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Any profit or gain that arises from the transfer of a ‘capital asset’ is a capital gain. This gain or profit is charged to tax in the year in which the transfer of the capital asset takes place.
Capital gains are not applicable in case asset is inherited because it’s a transfer and not a sale. However, if this asset is sold by the person who inherits it, capital gains tax will be applicable. Assets received specifically as gifts by way of an inheritance or will are exempted under the Income Tax Act.
There are two types of Capital Assets:
Short-term capital asset – An asset, which is held for not more than 36 months or less is a short-term capital asset. Any gain arising from this asset is termed as Short-term capital gain.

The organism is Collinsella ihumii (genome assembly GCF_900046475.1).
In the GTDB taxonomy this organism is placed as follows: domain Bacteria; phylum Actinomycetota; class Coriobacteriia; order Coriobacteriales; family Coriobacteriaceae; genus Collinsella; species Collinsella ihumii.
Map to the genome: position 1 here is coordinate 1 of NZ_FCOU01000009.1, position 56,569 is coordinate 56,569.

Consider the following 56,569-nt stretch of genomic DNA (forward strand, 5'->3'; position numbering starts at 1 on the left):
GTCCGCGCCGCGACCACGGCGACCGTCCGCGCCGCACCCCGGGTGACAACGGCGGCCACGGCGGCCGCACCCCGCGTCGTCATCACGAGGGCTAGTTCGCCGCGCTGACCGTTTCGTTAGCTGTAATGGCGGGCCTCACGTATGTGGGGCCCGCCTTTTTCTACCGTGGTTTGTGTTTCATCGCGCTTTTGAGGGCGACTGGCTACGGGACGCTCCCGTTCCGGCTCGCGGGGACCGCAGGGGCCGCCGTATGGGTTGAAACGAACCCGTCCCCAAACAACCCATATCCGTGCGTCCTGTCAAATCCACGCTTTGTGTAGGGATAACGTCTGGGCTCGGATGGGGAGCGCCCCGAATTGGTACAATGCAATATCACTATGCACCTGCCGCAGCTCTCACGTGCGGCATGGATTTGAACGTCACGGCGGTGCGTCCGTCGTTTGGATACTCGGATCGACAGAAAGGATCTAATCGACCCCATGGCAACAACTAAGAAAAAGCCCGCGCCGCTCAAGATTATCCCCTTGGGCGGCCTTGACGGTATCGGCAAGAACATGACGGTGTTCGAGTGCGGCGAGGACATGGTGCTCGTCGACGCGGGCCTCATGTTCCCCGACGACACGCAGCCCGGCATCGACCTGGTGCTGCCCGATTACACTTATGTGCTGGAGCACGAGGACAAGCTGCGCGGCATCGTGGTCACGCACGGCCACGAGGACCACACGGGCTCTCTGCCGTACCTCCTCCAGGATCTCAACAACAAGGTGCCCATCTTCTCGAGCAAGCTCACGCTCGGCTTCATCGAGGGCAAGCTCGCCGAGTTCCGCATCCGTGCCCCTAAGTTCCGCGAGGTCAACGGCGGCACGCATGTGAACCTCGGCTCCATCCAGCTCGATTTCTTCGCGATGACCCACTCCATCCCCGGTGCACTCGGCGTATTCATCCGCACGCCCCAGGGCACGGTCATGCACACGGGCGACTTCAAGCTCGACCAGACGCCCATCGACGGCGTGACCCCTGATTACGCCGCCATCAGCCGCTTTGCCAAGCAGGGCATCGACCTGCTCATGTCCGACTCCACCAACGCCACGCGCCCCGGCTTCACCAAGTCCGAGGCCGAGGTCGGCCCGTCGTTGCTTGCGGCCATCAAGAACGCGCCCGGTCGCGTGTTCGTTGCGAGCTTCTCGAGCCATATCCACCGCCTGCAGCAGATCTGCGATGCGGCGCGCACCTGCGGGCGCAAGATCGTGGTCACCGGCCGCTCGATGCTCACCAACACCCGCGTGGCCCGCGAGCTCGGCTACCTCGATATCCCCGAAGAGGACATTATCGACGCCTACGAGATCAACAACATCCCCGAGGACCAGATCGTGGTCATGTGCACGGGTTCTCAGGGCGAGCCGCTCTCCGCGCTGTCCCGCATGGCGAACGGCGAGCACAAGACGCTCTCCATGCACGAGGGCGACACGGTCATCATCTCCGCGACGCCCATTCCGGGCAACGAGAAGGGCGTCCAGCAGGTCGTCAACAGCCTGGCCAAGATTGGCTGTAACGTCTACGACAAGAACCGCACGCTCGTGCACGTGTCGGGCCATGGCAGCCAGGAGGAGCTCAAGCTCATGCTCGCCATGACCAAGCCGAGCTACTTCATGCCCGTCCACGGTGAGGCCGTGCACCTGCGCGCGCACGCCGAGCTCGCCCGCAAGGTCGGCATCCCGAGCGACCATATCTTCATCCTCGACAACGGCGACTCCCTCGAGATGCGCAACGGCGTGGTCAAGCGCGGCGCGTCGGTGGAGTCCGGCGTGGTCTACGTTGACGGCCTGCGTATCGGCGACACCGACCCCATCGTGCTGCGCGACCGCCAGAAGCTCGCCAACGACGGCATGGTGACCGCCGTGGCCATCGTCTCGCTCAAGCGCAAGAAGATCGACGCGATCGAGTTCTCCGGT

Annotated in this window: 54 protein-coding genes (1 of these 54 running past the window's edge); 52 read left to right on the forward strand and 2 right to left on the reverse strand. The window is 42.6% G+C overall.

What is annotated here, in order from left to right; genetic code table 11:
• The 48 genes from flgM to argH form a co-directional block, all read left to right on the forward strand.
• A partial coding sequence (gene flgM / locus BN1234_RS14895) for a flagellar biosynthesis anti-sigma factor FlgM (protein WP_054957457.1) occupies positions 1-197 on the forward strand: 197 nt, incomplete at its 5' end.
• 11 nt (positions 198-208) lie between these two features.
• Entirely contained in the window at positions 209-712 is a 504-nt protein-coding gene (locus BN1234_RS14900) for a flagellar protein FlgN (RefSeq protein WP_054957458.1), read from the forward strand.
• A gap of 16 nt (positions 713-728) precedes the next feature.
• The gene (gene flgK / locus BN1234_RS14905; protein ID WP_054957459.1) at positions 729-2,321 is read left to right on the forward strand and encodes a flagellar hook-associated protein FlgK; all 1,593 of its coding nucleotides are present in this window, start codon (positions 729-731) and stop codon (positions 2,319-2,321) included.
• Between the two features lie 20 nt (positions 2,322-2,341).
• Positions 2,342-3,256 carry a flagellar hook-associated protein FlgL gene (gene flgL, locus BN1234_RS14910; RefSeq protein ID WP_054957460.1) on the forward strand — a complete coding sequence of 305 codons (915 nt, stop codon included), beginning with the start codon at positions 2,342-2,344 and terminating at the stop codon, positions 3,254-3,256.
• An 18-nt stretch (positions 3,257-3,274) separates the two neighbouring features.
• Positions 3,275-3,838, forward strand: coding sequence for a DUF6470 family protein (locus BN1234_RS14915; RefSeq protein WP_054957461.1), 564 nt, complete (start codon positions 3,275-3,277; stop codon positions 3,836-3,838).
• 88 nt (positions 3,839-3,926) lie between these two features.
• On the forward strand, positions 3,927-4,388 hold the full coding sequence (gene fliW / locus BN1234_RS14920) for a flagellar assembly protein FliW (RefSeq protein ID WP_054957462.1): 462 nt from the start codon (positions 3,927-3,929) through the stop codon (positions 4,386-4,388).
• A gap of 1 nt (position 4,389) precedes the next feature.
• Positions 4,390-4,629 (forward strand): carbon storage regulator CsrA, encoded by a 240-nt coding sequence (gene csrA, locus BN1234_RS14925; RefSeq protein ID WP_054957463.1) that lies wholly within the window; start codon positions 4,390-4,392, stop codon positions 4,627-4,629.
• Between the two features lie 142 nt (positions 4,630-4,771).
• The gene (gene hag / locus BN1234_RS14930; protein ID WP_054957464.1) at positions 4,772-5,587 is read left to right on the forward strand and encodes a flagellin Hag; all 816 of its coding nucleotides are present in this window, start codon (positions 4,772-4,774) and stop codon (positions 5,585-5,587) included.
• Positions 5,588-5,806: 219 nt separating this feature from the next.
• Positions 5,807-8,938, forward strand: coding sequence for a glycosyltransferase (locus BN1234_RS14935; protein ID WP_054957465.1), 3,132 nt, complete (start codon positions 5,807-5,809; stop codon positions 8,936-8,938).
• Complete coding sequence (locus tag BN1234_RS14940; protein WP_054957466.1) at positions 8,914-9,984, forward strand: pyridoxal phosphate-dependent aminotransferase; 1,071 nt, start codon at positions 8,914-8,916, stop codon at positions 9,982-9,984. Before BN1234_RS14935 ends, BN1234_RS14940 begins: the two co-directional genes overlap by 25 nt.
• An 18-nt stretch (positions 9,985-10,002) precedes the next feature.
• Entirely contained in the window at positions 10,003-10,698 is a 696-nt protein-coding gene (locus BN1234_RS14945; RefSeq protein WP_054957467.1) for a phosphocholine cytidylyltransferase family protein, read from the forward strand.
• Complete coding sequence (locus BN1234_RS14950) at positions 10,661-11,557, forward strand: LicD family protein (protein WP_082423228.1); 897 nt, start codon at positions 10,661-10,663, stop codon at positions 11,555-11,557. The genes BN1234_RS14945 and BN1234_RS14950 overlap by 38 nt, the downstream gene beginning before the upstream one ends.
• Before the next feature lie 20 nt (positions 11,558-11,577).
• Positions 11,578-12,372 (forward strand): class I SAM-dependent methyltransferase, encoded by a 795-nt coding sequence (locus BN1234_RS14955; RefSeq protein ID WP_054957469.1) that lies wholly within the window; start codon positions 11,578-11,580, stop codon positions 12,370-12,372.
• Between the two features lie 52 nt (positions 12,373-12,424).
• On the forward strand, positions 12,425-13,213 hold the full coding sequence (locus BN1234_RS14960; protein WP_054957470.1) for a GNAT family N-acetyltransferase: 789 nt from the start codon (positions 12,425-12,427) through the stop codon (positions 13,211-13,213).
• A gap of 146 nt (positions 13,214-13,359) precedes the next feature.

Long-term capital asset – An asset that is held for more than 36 months is a long-term capital asset. Any gain arising from this asset is termed as Long-term capital gain. From FY 2017-18 onwards – The criteria of 36 months has been reduced to 24 months in the case of immovable property being land, building, and house property.
Difference between Capital Asset and Current Asset? Capital Assets are long-term assets that an individual expects to hold more than one year and that cannot be readily convertible into cash. Current assets are assets which are readily convertible into cash within one year, it includes cash, accounts receivable etc.
What is the treatment of Capital Loss? Can it be carried forward in subsequent years?
The Loss of Long Term Capital Asset can be set off only from the income of Long Term Capital Asset and not from the income of short term capital asset. However, the loss from short-term capital asset can be set off from the income of short-term asset as well as long tern capital assetSuch capital loss can be carried forward for 8 years from the end of the year in which the loss was incurred.
Know more about Capital Gains